Thursday, August 21, 2008

US looking seriously at building-up Afstan troop strength soon

I think the amount of detail in these stories is significant; really up to the politicians now if assurances can be given about Iraq.

1) The Army:
The Pentagon will be sending 12,000 to 15,000 additional U.S. troops to Afghanistan, possibly as soon as the end of this year, with planning underway for a further force buildup in 2009.

A request by Gen. David McKiernan, the commander of NATO forces in Afghanistan, for three U.S. brigades with support staff has been approved [emphasis added]. "Now that means we just need to figure out a way to get them there," adds a senior defense official.

The troops are slated to arrive earlier than has been previously discussed, on the heels of the deadliest months for American forces in Afghanistan since the war began.

The first wave of soldiers will be a U.S. Army brigade from the 10th Mountain Division, according to a senior military official. This brigade is scheduled to ship out between November and January, while two other brigades are likely to arrive "sometime in the spring or summer of next year [emphasis added]," the official adds.

And there may be even more to come. "I've also asked for some additional forces on top of that for the current fight," says McKiernan, who wants to bolster the 101st Airborne Division in Regional Command East, which has been rocked by recent insurgent attacks. In July, nine U.S. troops were killed by insurgents who overran a combat outpost on the Kunar border of eastern Afghanistan. This week, militants tried but failed to overrun a base in Khost, just a few miles from the border, launching waves of attacks just before midnight on Monday.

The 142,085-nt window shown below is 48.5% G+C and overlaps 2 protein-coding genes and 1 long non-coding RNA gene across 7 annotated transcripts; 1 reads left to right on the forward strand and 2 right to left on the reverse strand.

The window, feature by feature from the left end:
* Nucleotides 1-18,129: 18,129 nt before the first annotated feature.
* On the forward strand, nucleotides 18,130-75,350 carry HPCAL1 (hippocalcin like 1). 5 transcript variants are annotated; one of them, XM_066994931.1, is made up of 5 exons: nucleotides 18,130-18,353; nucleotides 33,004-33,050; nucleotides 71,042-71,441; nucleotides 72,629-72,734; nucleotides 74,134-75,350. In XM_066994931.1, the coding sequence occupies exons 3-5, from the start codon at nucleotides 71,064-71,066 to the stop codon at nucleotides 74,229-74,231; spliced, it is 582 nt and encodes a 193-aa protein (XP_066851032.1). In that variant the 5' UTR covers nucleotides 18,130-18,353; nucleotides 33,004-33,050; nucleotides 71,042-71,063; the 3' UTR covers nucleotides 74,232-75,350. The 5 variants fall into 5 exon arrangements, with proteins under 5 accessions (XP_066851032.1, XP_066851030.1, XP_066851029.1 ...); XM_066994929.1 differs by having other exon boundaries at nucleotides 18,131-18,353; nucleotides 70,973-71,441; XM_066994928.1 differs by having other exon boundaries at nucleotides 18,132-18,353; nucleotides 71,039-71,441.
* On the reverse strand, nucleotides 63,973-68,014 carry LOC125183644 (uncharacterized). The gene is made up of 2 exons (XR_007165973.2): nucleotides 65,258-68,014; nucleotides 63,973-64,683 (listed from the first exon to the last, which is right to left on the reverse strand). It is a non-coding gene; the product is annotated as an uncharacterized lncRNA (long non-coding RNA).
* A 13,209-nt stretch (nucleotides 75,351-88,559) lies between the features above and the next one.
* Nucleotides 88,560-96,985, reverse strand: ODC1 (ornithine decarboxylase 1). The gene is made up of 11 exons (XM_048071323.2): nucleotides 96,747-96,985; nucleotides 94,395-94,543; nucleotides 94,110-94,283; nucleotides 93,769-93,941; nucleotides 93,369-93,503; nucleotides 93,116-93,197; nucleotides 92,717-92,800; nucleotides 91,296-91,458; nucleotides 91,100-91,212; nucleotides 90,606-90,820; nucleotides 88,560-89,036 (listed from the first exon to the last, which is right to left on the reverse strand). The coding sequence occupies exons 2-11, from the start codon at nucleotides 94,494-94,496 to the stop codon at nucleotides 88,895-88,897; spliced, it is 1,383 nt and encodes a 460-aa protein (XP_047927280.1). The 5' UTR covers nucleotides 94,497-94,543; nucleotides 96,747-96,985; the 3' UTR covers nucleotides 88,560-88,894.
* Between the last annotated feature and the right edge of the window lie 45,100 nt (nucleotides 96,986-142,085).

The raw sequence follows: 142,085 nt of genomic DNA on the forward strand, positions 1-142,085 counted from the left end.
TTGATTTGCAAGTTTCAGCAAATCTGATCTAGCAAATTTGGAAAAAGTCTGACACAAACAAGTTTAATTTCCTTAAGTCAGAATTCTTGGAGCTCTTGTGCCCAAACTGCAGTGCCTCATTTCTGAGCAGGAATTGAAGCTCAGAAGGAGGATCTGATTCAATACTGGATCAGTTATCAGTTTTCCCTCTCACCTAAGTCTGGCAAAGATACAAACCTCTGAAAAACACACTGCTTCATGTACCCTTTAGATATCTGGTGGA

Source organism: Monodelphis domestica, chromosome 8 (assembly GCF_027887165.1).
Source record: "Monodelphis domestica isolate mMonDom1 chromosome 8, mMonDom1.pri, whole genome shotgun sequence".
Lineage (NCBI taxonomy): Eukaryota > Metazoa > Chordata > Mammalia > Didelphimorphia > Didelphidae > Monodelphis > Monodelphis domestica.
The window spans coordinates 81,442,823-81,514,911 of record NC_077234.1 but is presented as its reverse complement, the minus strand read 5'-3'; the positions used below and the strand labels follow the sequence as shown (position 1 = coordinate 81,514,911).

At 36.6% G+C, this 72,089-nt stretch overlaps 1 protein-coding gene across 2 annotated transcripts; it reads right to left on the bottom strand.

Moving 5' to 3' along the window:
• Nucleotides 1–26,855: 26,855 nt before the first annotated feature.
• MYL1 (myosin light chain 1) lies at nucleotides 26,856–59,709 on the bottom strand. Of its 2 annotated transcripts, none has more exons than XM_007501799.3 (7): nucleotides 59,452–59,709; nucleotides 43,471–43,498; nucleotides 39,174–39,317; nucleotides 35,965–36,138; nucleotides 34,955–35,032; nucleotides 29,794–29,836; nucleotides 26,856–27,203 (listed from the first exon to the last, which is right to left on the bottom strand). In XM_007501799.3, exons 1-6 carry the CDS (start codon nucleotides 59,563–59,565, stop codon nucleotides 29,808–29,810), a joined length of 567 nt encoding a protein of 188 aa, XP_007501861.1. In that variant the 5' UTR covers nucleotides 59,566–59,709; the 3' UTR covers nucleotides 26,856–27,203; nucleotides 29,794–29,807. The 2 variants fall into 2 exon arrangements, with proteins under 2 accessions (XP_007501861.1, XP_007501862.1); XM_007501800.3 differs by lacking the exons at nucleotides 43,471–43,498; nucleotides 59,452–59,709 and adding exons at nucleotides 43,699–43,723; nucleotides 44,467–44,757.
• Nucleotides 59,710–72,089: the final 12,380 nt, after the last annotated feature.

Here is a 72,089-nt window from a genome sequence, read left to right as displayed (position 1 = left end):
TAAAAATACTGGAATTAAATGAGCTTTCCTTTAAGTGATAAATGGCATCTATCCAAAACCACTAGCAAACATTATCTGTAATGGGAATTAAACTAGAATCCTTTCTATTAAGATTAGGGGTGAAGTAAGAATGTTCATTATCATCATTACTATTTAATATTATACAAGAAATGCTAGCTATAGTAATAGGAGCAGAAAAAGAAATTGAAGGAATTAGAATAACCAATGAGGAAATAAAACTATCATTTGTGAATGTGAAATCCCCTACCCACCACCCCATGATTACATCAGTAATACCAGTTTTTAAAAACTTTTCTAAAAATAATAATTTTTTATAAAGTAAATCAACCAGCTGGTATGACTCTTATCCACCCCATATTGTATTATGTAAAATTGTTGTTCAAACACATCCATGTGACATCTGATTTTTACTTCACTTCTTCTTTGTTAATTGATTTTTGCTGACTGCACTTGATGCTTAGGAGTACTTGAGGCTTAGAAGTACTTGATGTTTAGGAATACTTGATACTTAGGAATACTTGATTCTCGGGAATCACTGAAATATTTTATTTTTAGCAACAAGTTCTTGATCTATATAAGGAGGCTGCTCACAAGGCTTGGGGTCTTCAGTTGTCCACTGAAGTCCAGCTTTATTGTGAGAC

Finding those particular troops to supplement the 101st, however, depends on conditions and troop levels in Iraq, adds McKiernan, who took over the NATO command in June. "That's really a zero-sum decision."

He disputes the notion that the three brigades on the way represent a troop "surge" for Afghanistan, predicting the need for an extended involvement of a larger force. "I've certainly said that we need more security capabilities," he says. "But I would not use the term 'surge,' because I think we need a sustained presence."

Both major U.S. presidential candidates have called for putting a greater military emphasis on Afghanistan, and it now appears that whoever wins the election will inherit a growing war already underway.

In March, 3,500 troops from the 24th Marine Expeditionary Unit arrived to bolster NATO forces. Originally slated to return to the U.S. in October, they have seen their tour extended by one month...
2) The Marines (the "even more"--or is a Marine Expeditionary Unit one of the three brigades mentioned above?):
When the Pentagon rushed 3,200 Marines to Afghanistan in the spring, the orders were clear: the mission would be for seven months, no longer, and the Marines would not be replaced once their deployment was finished.

But with the Taliban, possibly in alliance with Al Qaeda, resurging, plans have changed. First, the stay of the Marines from Twentynine Palms, Calif., and Camp Lejeune, N.C., was extended for 30 days, pushing their arrival back home to late November.

Now there are growing indications that a different Marine unit, possibly including troops and equipment from several Marine bases, will replace the 2nd battalion, 7th regiment from Twentynine Palms and/or the 24th Marine Expeditionary Unit from Camp Lejeune.

In Iraq, Maj. Gen. John Kelly, the top Marine commander, appears on the verge of suggesting a significant drawdown of forces there, freeing troops for Afghanistan [emphasis added]. He has already redeployed eight helicopters and Marines to fly and maintain them to Afghanistan.